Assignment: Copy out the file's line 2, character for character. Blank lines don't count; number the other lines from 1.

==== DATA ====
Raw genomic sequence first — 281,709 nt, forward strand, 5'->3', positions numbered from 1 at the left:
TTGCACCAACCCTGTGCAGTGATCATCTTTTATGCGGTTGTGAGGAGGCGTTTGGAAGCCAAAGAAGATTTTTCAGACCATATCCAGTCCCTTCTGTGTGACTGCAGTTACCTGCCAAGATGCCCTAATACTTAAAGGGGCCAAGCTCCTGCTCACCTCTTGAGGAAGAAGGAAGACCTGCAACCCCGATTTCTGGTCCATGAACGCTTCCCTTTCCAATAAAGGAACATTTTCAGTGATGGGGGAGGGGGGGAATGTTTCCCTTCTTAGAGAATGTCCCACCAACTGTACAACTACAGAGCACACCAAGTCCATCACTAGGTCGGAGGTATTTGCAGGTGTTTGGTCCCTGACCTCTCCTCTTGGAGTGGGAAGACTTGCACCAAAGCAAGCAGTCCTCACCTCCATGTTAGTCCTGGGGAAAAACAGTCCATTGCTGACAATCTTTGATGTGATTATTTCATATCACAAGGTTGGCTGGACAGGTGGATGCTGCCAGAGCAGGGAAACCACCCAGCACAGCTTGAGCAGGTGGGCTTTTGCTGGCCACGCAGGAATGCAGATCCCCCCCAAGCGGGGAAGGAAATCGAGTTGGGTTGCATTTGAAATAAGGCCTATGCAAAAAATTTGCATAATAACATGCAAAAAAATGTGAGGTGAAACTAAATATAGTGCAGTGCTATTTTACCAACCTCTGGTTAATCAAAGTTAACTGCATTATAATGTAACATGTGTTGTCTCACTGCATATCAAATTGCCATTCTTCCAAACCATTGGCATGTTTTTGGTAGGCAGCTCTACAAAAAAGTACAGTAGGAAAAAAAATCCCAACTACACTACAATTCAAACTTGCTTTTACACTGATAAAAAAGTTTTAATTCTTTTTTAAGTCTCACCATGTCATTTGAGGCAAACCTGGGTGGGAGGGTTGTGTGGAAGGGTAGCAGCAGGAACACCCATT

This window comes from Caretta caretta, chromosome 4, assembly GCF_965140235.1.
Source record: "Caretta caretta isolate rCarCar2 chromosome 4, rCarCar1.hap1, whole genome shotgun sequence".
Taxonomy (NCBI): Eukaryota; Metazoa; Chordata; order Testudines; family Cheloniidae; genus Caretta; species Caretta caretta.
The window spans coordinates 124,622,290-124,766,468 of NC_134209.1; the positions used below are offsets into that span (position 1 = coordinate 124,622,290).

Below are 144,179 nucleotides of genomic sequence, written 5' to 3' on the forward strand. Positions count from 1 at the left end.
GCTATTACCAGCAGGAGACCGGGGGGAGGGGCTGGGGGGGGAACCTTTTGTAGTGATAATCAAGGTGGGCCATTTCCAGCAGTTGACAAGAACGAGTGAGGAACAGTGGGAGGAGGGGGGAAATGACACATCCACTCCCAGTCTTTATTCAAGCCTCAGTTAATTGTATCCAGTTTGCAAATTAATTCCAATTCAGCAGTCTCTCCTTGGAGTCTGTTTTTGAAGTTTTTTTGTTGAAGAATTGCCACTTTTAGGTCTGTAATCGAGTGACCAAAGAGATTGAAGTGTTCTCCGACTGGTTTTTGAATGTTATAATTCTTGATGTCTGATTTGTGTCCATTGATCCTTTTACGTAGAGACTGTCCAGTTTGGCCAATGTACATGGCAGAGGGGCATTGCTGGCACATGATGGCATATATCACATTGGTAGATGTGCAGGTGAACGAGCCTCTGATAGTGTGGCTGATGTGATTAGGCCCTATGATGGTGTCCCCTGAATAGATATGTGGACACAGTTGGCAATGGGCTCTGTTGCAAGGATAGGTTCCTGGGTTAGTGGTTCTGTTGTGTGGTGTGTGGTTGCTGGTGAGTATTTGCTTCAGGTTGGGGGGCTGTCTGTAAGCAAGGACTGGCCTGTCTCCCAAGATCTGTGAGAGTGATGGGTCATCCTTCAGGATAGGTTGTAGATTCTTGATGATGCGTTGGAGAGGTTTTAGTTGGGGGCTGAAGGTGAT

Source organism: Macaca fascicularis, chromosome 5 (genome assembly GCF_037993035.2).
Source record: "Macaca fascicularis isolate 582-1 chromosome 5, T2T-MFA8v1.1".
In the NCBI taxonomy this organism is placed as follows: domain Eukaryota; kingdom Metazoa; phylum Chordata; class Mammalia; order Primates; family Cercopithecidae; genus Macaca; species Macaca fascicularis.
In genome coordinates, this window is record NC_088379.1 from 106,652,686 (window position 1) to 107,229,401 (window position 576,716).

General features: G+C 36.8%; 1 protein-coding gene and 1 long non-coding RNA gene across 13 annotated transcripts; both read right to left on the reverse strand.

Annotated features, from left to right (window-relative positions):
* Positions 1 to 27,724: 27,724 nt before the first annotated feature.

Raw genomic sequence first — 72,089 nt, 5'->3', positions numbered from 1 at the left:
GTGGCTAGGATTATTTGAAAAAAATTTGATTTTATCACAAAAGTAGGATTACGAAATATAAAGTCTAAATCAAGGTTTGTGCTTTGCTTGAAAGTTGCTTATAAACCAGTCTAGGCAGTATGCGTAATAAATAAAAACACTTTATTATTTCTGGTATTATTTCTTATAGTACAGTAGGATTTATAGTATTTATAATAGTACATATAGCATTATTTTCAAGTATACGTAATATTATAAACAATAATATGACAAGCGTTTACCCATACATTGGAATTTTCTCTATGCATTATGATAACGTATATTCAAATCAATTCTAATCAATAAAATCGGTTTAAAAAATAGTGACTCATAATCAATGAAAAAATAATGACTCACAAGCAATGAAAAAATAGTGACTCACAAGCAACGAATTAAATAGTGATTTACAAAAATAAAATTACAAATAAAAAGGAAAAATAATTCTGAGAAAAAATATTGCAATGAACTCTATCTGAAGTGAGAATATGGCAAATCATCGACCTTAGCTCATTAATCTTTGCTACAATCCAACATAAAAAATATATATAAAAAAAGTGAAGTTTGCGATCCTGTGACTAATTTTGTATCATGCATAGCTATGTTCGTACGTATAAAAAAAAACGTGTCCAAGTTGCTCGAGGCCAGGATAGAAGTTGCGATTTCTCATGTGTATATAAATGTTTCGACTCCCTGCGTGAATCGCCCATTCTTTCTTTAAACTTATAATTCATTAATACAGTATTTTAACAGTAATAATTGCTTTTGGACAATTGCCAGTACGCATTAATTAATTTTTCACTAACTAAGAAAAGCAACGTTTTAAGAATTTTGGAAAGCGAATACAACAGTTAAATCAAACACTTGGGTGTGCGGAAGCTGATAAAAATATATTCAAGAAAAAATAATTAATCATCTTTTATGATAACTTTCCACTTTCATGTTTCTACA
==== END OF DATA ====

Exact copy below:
TTGCACCAACCCTGTGCAGTGATCATCTTTTATGCGGTTGTGAGGAGGCGTTTGGAAGCCAAAGAAGATTTTTCAGACCATATCCAGTCCCTTCTGTGTGACTGCAGTTACCTGCCAAGATGCCCTAATACTTAAAGGGGCCAAGCTCCTGCTCACCTCTTGAGGAAGAAGGAAGACCTGCAACCCCGATTTCTGGTCCATGAACGCTTCCCTTTCCAATAAAGGAACATTTTCAGTGATGGGGGAGGGGGGGAATGTTTCCCTTCTTAGAGAATGTCCCACCAACTGTACAACTACAGAGCACACCAAGTCCATCACTAGGTCGGAGGTATTTGCAGGTGTTTGGTCCCTGACCTCTCCTCTTGGAGTGGGAAGACTTGCACCAAAGCAAGCAGTCCTCACCTCCATGTTAGTCCTGGGGAAAAACAGTCCATTGCTGACAATCTTTGATGTGATTATTTCATATCACAAGGTTGGCTGGACAGGTGGATGCTGCCAGAGCAGGGAAACCACCCAGCACAGCTTGAGCAGGTGGGCTTTTGCTGGCCACGCAGGAATGCAGATCCCCCCCAAGCGGGGAAGGAAATCGAGTTGGGTTGCATTTGAAATAAGGCCTATGCAAAAAATTTGCATAATAACATGCAAAAAAATGTGAGGTGAAACTAAATATAGTGCAGTGCTATTTTACCAACCTCTGGTTAATCAAAGTTAACTGCATTATAATGTAACATGTGTTGTCTCACTGCATATCAAATTGCCATTCTTCCAAACCATTGGCATGTTTTTGGTAGGCAGCTCTACAAAAAAGTACAGTAGGAAAAAAAATCCCAACTACACTACAATTCAAACTTGCTTTTACACTGATAAAAAAGTTTTAATTCTTTTTTAAGTCTCACCATGTCATTTGAGGCAAACCTGGGTGGGAGGGTTGTGTGGAAGGGTAGCAGCAGGAACACCCATT